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GardenArtist, the new POA was done by the same attorney who did documents for me back in 2013. Mom went into the nursing home back in August. It was not till the first week of November was I contacted by the grandson that he wanted to pick up "her" stuff. I asked what kind of stuff and he started off with "bed". I asked "isn't she in a nursing home?" Yes. Then in a firm, scolding tone of voice, I was told by the grandson that he didn't want any trouble. I told him he could not come and hung up. He had the sheriffs office call to intimidate me. I told the sheriff I would need a copy of his POA, an itemized list of what he wanted to take from me and a formal "writ of assistance" since he wanted to involve the sheriff's department. Here it is the end of the month, I get a letter from the attorney with copies of my POA being revoked, the new POA minus it's recorded documentations. A copy of a handwritten list by my eldest sister (her wants). And a letter threatening legal action.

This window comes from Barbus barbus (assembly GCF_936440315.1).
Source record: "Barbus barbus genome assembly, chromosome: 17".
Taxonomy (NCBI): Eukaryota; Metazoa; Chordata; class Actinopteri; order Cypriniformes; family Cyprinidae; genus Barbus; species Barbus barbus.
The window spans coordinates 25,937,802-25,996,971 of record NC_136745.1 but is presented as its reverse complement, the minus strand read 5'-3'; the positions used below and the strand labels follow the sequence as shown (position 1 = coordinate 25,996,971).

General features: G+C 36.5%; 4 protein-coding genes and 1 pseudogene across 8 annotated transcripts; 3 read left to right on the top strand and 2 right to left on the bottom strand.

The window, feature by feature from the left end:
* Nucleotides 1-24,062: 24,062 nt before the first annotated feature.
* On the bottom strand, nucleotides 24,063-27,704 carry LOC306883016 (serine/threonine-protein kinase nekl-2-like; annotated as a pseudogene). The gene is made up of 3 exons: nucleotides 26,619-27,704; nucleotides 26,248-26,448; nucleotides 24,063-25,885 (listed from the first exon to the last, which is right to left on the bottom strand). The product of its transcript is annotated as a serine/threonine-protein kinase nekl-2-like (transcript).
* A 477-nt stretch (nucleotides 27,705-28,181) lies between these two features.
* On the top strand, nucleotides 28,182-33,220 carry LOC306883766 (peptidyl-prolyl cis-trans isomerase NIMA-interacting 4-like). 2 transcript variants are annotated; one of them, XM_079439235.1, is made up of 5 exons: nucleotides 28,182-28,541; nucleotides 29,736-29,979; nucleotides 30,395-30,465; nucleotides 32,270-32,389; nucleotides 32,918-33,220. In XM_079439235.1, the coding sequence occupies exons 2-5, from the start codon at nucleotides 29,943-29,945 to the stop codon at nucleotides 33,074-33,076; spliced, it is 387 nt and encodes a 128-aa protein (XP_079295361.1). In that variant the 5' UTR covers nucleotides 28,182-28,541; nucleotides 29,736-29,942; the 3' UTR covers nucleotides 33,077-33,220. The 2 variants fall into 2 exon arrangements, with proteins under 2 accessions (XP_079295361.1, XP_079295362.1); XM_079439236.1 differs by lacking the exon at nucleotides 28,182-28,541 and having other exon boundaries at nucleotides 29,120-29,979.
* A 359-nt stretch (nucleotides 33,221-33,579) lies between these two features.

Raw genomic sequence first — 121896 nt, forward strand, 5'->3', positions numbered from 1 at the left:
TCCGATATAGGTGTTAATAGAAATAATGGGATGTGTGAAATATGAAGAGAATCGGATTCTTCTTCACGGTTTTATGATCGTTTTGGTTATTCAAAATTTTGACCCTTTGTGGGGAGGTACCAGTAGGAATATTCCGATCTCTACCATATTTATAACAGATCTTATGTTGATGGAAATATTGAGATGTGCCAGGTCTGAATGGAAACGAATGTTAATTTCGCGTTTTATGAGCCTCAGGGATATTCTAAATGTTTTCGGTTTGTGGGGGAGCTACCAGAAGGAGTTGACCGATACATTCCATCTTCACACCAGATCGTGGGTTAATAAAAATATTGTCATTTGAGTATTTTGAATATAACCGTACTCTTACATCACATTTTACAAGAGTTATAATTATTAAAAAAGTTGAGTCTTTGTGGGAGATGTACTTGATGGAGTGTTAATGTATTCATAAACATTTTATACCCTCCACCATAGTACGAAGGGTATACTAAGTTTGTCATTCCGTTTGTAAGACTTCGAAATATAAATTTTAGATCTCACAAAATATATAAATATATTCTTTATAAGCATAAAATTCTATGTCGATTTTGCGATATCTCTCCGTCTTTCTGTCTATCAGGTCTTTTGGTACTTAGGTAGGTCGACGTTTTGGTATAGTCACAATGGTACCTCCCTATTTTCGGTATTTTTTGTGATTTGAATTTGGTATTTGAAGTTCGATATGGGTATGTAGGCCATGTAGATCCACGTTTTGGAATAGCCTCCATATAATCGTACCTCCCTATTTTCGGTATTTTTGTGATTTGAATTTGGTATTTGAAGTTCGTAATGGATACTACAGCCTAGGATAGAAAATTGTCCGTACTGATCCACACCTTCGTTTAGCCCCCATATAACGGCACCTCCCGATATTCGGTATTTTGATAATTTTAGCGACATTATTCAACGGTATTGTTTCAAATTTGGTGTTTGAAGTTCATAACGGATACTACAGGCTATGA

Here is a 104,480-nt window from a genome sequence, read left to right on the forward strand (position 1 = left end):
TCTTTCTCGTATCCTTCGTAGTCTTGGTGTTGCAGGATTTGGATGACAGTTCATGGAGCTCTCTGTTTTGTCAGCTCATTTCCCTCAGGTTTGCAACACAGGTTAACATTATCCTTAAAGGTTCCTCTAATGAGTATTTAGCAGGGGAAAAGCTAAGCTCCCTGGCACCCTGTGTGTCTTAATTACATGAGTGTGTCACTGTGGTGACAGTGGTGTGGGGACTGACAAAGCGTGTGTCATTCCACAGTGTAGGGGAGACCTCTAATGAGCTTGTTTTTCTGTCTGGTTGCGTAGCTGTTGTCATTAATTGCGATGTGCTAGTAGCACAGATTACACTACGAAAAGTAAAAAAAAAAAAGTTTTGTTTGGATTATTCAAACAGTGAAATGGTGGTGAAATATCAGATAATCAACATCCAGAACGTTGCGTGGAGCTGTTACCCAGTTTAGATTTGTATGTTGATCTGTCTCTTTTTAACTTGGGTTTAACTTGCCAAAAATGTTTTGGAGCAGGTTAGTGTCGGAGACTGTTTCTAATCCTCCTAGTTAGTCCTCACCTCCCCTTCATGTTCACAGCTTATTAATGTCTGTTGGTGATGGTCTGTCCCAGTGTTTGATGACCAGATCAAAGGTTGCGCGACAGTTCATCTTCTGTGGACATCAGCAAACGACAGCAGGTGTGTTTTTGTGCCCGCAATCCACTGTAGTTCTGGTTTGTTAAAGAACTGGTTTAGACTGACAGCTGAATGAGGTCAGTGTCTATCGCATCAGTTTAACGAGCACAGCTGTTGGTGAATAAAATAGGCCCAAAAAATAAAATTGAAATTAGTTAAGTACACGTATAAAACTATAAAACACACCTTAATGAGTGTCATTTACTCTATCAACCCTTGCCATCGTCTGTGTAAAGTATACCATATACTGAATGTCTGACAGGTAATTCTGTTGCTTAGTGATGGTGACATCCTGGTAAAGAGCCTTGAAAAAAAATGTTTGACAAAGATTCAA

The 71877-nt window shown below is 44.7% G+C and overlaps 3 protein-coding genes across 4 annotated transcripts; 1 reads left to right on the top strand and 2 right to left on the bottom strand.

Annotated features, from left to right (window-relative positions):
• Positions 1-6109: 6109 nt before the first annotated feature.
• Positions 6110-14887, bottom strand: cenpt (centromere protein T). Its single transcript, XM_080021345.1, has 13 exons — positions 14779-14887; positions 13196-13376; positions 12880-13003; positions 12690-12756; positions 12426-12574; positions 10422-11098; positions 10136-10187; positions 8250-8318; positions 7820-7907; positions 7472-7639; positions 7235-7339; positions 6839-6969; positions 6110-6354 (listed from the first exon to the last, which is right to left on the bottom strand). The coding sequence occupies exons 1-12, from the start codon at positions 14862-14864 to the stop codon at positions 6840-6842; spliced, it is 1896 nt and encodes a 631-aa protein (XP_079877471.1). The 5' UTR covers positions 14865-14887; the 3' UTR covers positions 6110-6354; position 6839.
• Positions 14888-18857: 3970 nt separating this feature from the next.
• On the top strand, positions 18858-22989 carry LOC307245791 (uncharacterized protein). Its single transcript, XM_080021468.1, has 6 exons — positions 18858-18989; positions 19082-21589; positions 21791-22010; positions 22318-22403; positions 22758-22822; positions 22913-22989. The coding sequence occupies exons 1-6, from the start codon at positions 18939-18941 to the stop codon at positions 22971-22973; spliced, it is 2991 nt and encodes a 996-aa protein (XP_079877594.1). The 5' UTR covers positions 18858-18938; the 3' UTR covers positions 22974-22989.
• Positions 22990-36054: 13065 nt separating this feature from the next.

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They can demand the items all they want, you don't have to let them in to collect. Is there something specific they feel is valuable, or is it sheer spite? I question whether they would even be able to distinguish between your items and your mother's if you had combined households. If they want to play hardball you could make a case that legally your mother should still be paying her half of the lease she signed...